4

Is it safe to use OBJECT_ID() as a reference in your own tables, with the assumption that the value will always refer to the same database object no matter what?

The msdn states

All metadata functions are nondeterministic. This means these functions do not always return the same results every time they are called, even with the same set of input values.

so that would indicate it's not safe, but I couldn't find any (other) hard facts that it shouldn't be done, and, to be fair, no examples of people actually doing it, which in itself might be evidence not to do it.

But the value OBJECT_ID() is (or seems to be) used in the system tables and views as keys from one object to another, so there must be some form of integrity and reliability.

For the record: I don't necessarily need it, but it just popped into my mind as an option while designing my system, and got curious.

11

Do not rely on object_id for your application.

My experience is that once an object is created its object_id will be stable for as long as that object exists. The difficulty is in knowing the meaning of "as long as it exists."

If the object is dropped and re-created it will get a new object_id, even if the exact same statement is used both times, creating an object with the same name.

If the creation script runs against different databases (say DEV and TEST) it will generate different object_ids.

If the database is restored old object_id values may re-appear.

Most risky is that stability of object_ids is not documented and therefore is not guaranteed. A patch, upgrade, security patch or anything else may change IDs for existing objects if MS determines this is something they want to do for any reason whatsoever at all.

MS can use object_id in their internal metadata because they know all the places that can invalidate these values and can write their code accordingly. They do not publish these details for us, as application programmers, to consider.

If you need to reference objects in a data-driven way, store their names. Use the correct datatype (SYSNAME) and don't forget to store the object's schema, too. If a numeric value must be passed around there are some options. An identity column could be added. Values will be different between environments and when objects are removed and re-added. Really this is no better than object_id. Better may be to calculate a hash of the schema and object names. If the hash algorithm used is communicated broadly every consumer should be able to generate it on demand. If you have authority over the objects' names (which seems likely since you're writing them) you could simply choose the corresponding ids and publish them. Don't forget the unique constraint on the name and id columns!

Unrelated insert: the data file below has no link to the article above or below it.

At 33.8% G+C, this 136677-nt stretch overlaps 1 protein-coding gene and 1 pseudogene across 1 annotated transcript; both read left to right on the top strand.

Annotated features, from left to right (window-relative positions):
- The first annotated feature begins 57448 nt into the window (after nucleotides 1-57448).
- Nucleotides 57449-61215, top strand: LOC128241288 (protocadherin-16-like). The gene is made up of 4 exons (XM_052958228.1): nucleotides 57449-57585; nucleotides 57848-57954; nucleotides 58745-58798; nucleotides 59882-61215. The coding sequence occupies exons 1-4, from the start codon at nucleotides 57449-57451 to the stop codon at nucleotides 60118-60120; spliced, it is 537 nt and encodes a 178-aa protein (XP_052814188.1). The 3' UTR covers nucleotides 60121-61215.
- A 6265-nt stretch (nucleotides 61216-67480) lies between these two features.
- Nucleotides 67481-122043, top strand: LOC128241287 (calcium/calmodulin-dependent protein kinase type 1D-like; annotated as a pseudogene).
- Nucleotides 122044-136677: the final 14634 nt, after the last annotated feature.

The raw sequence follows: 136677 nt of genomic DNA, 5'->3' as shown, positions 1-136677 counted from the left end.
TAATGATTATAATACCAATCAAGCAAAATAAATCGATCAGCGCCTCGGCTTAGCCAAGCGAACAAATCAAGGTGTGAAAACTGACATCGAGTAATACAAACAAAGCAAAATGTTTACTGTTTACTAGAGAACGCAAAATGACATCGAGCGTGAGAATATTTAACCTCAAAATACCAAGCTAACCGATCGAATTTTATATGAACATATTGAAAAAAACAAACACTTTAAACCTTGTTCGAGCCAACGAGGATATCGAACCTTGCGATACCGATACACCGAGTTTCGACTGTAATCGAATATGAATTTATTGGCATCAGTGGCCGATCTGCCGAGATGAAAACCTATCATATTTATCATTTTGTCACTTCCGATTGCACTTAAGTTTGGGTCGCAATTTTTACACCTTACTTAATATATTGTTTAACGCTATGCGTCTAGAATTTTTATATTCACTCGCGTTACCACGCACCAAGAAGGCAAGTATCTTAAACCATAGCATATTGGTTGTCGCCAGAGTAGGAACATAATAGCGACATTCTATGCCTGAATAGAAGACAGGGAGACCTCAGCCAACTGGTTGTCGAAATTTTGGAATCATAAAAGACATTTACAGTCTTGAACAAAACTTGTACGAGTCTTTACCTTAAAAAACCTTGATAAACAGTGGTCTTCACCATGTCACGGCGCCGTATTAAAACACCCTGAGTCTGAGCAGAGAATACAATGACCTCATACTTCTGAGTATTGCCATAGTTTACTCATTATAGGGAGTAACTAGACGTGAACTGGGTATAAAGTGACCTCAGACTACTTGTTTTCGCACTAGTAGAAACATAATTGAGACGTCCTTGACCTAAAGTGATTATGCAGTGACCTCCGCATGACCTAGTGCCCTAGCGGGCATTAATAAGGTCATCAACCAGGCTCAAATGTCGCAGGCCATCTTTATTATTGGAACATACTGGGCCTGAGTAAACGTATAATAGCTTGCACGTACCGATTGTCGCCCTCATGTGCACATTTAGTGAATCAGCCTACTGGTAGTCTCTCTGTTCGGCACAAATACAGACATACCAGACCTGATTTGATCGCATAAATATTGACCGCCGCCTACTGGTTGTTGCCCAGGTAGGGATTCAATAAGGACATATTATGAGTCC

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  • Yeah, that's what I thought, and was hesitant enough to first ask, thanks. In essence, the target is to switch out an nvarchar(30) (representing a unique table) for an integer, the performance improvements are significant. But with some minor scaffolding, it's easy to provide my own variation of "object_id()", that both sides can refer to, and is stable. Just wanted to be sure, before reinventing the wheel, and avoid having this nagging little doubt for the rest of the applications' lifetime ;) – Willem van Rumpt Nov 22 at 12:25
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    I'd recommend using SYSNAME or the equivalent NVARCHAR(128) when referring to object name if you intend to keep any of that logic around. – LowlyDBA - John McCall Nov 22 at 17:58
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    Using the sysname type for columns that denote object names, column names, etc is desirable since the underlying definition of a sysname may change at Microsoft's whim. Although it is currently synonymous with an nvarchar(128), that might change in future, and using sysname would allow any newly created table to inherit the then-current definition. – Max Vernon Nov 23 at 13:26

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